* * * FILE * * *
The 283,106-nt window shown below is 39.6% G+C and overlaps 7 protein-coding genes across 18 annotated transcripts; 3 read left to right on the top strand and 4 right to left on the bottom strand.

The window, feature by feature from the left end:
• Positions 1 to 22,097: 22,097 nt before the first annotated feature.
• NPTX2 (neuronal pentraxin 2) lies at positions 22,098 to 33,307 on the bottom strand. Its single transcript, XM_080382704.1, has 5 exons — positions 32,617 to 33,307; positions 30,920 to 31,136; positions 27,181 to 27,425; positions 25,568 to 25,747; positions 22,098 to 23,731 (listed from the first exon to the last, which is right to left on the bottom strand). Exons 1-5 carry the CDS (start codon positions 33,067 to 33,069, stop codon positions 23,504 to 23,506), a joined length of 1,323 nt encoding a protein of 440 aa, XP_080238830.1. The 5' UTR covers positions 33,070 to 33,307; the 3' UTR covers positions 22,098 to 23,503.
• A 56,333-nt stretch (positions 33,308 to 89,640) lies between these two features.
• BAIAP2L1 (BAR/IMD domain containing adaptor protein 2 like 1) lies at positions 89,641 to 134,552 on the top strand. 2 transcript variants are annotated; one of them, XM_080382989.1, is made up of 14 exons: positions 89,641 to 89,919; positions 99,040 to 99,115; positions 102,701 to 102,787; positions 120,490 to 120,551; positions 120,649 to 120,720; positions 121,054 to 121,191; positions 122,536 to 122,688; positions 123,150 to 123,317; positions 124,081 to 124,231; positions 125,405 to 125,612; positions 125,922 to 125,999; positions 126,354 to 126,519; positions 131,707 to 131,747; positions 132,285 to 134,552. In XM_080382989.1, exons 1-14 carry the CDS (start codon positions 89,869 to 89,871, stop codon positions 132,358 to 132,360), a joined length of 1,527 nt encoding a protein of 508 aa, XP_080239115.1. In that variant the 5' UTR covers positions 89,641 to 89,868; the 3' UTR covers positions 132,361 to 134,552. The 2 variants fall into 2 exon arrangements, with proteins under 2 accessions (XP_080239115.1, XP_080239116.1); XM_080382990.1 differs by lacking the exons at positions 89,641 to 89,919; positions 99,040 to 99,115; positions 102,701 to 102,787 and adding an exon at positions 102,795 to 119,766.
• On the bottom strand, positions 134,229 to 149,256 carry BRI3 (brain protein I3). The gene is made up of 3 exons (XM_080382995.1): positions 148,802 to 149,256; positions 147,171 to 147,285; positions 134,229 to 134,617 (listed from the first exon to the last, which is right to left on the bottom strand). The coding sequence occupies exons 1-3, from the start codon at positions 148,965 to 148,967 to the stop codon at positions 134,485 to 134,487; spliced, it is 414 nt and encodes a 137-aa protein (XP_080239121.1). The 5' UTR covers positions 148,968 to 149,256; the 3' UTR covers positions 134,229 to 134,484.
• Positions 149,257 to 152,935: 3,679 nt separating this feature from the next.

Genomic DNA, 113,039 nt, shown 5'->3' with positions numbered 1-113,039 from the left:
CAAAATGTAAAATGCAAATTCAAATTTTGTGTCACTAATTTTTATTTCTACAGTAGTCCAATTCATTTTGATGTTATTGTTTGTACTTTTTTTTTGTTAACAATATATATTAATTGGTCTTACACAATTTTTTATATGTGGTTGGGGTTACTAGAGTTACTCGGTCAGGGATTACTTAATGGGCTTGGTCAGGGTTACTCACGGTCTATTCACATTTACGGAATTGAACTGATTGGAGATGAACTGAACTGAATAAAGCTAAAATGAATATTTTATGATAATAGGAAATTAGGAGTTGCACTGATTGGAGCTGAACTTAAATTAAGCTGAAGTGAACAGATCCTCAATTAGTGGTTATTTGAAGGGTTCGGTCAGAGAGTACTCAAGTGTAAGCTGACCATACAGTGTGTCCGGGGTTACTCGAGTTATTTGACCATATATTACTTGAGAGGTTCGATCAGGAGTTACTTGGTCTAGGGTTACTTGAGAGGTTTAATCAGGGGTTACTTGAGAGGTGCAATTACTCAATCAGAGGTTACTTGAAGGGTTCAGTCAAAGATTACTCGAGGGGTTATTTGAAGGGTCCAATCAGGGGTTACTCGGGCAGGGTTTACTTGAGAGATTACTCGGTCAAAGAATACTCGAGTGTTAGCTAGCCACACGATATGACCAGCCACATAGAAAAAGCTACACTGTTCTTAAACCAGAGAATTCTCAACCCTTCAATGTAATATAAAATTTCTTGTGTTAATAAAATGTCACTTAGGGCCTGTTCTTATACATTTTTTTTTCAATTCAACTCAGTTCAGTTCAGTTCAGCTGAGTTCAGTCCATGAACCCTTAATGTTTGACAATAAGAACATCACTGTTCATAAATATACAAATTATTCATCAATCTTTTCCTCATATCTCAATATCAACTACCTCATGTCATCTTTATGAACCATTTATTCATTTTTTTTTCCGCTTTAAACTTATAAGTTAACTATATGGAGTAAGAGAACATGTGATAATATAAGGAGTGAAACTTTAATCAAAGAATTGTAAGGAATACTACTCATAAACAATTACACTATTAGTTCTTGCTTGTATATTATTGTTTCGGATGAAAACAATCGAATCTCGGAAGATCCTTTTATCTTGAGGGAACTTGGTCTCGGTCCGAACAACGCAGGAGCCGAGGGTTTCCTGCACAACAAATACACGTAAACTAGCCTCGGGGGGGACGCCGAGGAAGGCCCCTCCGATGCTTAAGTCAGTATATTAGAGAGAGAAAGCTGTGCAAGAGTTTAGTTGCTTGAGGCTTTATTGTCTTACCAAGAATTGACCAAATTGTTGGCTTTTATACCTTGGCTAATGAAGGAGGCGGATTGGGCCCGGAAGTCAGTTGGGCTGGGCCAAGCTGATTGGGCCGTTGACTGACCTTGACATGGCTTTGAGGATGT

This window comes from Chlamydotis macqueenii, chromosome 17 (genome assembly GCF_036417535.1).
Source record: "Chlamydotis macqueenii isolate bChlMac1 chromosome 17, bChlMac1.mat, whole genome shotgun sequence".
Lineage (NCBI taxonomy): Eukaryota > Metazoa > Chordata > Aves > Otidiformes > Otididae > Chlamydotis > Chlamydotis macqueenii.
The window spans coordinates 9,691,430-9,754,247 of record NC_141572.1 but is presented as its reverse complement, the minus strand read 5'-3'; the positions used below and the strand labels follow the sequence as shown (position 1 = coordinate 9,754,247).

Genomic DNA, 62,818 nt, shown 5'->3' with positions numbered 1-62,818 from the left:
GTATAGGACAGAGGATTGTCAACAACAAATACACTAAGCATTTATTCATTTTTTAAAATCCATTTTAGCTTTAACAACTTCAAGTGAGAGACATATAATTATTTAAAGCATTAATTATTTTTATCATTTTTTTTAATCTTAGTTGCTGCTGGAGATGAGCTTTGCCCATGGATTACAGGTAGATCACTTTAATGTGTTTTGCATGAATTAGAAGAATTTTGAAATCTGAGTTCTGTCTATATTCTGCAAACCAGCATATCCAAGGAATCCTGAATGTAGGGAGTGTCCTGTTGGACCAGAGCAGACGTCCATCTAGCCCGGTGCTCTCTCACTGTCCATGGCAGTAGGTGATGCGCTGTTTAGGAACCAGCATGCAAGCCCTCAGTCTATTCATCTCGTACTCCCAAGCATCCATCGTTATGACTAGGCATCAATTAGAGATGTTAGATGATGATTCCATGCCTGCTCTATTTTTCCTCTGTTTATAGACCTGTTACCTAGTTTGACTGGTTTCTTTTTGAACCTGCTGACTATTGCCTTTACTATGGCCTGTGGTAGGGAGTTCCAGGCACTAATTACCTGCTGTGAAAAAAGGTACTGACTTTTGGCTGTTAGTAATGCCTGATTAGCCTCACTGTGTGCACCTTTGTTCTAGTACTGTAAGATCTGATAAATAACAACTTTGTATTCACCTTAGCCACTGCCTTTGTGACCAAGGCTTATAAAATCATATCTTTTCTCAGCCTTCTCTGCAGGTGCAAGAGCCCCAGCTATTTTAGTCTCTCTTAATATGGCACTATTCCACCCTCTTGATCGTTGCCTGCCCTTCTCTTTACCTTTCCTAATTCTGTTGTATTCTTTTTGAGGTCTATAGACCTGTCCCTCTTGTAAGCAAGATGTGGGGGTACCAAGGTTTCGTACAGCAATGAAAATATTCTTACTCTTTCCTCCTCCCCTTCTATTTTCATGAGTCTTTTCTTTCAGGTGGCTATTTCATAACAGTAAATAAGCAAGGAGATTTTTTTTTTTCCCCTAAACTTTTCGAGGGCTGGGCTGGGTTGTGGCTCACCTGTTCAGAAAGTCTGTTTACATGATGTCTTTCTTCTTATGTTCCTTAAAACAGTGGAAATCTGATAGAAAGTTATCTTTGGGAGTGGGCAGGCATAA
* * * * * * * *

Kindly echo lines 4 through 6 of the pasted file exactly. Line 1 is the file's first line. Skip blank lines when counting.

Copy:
• NPTX2 (neuronal pentraxin 2) lies at positions 22,098 to 33,307 on the bottom strand. Its single transcript, XM_080382704.1, has 5 exons — positions 32,617 to 33,307; positions 30,920 to 31,136; positions 27,181 to 27,425; positions 25,568 to 25,747; positions 22,098 to 23,731 (listed from the first exon to the last, which is right to left on the bottom strand). Exons 1-5 carry the CDS (start codon positions 33,067 to 33,069, stop codon positions 23,504 to 23,506), a joined length of 1,323 nt encoding a protein of 440 aa, XP_080238830.1. The 5' UTR covers positions 33,070 to 33,307; the 3' UTR covers positions 22,098 to 23,503.
• A 56,333-nt stretch (positions 33,308 to 89,640) lies between these two features.
• BAIAP2L1 (BAR/IMD domain containing adaptor protein 2 like 1) lies at positions 89,641 to 134,552 on the top strand. 2 transcript variants are annotated; one of them, XM_080382989.1, is made up of 14 exons: positions 89,641 to 89,919; positions 99,040 to 99,115; positions 102,701 to 102,787; positions 120,490 to 120,551; positions 120,649 to 120,720; positions 121,054 to 121,191; positions 122,536 to 122,688; positions 123,150 to 123,317; positions 124,081 to 124,231; positions 125,405 to 125,612; positions 125,922 to 125,999; positions 126,354 to 126,519; positions 131,707 to 131,747; positions 132,285 to 134,552. In XM_080382989.1, exons 1-14 carry the CDS (start codon positions 89,869 to 89,871, stop codon positions 132,358 to 132,360), a joined length of 1,527 nt encoding a protein of 508 aa, XP_080239115.1. In that variant the 5' UTR covers positions 89,641 to 89,868; the 3' UTR covers positions 132,361 to 134,552. The 2 variants fall into 2 exon arrangements, with proteins under 2 accessions (XP_080239115.1, XP_080239116.1); XM_080382990.1 differs by lacking the exons at positions 89,641 to 89,919; positions 99,040 to 99,115; positions 102,701 to 102,787 and adding an exon at positions 102,795 to 119,766.